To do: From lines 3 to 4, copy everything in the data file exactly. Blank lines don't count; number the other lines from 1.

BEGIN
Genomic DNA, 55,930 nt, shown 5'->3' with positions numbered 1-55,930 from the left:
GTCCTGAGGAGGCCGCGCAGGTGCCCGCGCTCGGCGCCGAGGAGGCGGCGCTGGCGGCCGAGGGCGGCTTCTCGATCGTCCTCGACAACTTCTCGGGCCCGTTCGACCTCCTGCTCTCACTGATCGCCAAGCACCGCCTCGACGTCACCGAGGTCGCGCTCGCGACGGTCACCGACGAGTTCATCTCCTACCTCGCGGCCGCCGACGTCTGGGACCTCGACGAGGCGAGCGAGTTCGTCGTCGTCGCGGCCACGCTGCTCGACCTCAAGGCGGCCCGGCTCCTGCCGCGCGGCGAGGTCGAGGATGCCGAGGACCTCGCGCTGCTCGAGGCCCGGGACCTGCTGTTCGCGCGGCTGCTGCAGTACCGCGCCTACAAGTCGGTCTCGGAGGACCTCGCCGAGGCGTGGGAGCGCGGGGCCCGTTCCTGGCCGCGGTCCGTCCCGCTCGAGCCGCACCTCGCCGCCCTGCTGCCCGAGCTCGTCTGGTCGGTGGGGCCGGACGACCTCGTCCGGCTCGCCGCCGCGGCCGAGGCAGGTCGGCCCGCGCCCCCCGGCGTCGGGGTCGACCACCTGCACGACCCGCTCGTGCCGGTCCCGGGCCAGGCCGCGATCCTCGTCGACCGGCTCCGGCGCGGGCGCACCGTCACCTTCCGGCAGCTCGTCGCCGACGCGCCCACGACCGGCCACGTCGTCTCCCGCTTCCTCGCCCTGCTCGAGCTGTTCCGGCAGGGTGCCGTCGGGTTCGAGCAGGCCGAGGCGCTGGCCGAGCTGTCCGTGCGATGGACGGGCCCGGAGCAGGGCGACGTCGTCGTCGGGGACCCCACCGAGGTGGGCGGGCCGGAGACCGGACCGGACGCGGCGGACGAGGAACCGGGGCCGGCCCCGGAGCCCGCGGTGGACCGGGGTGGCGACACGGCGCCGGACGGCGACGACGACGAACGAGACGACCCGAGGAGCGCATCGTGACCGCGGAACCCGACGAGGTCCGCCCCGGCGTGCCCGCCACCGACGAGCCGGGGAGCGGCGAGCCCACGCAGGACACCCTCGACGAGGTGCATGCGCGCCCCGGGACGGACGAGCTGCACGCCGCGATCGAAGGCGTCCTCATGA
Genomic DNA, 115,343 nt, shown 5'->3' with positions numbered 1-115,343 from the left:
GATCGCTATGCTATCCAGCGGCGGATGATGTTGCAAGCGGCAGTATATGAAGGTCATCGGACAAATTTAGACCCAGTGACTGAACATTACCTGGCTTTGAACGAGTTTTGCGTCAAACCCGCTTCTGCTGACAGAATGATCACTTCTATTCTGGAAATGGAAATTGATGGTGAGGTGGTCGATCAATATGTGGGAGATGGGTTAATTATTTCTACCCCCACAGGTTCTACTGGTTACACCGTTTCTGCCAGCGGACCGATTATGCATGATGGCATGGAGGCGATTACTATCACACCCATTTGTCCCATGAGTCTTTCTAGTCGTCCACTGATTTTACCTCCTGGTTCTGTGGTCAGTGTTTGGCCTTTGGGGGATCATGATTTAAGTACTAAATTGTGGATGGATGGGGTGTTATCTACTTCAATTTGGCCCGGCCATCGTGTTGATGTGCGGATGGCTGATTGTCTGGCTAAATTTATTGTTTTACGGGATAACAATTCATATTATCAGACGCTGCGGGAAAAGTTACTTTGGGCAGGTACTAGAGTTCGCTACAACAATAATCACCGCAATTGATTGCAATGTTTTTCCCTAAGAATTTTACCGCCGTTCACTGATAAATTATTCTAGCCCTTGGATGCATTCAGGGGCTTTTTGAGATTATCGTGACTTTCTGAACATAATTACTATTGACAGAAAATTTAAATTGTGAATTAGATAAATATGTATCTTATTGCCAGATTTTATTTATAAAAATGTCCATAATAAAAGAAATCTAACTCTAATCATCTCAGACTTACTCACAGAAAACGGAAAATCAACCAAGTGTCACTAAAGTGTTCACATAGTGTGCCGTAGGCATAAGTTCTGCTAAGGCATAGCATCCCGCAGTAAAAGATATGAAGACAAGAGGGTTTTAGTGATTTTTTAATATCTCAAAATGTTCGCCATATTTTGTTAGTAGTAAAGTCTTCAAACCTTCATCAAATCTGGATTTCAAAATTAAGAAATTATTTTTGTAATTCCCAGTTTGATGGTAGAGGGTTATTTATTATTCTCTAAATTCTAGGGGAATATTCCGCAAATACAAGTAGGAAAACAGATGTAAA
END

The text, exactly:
Genomic DNA, 115,343 nt, shown 5'->3' with positions numbered 1-115,343 from the left:
GATCGCTATGCTATCCAGCGGCGGATGATGTTGCAAGCGGCAGTATATGAAGGTCATCGGACAAATTTAGACCCAGTGACTGAACATTACCTGGCTTTGAACGAGTTTTGCGTCAAACCCGCTTCTGCTGACAGAATGATCACTTCTATTCTGGAAATGGAAATTGATGGTGAGGTGGTCGATCAATATGTGGGAGATGGGTTAATTATTTCTACCCCCACAGGTTCTACTGGTTACACCGTTTCTGCCAGCGGACCGATTATGCATGATGGCATGGAGGCGATTACTATCACACCCATTTGTCCCATGAGTCTTTCTAGTCGTCCACTGATTTTACCTCCTGGTTCTGTGGTCAGTGTTTGGCCTTTGGGGGATCATGATTTAAGTACTAAATTGTGGATGGATGGGGTGTTATCTACTTCAATTTGGCCCGGCCATCGTGTTGATGTGCGGATGGCTGATTGTCTGGCTAAATTTATTGTTTTACGGGATAACAATTCATATTATCAGACGCTGCGGGAAAAGTTACTTTGGGCAGGTACTAGAGTTCGCTACAACAATAATCACCGCAATTGATTGCAATGTTTTTCCCTAAGAATTTTACCGCCGTTCACTGATAAATTATTCTAGCCCTTGGATGCATTCAGGGGCTTTTTGAGATTATCGTGACTTTCTGAACATAATTACTATTGACAGAAAATTTAAATTGTGAATTAGATAAATATGTATCTTATTGCCAGATTTTATTTATAAAAATGTCCATAATAAAAGAAATCTAACTCTAATCATCTCAGACTTACTCACAGAAAACGGAAAATCAACCAAGTGTCACTAAAGTGTTCACATAGTGTGCCGTAGGCATAAGTTCTGCTAAGGCATAGCATCCCGCAGTAAAAGATATGAAGACAAGAGGGTTTTAGTGATTTTTTAATATCTCAAAATGTTCGCCATATTTTGTTAGTAGTAAAGTCTTCAAACCTTCATCAAATCTGGATTTCAAAATTAAGAAATTATTTTTGTAATTCCCAGTTTGATGGTAGAGGGTTATTTATTATTCTCTAAATTCTAGGGGAATATTCCGCAAATACAAGTAGGAAAACAGATGTAAA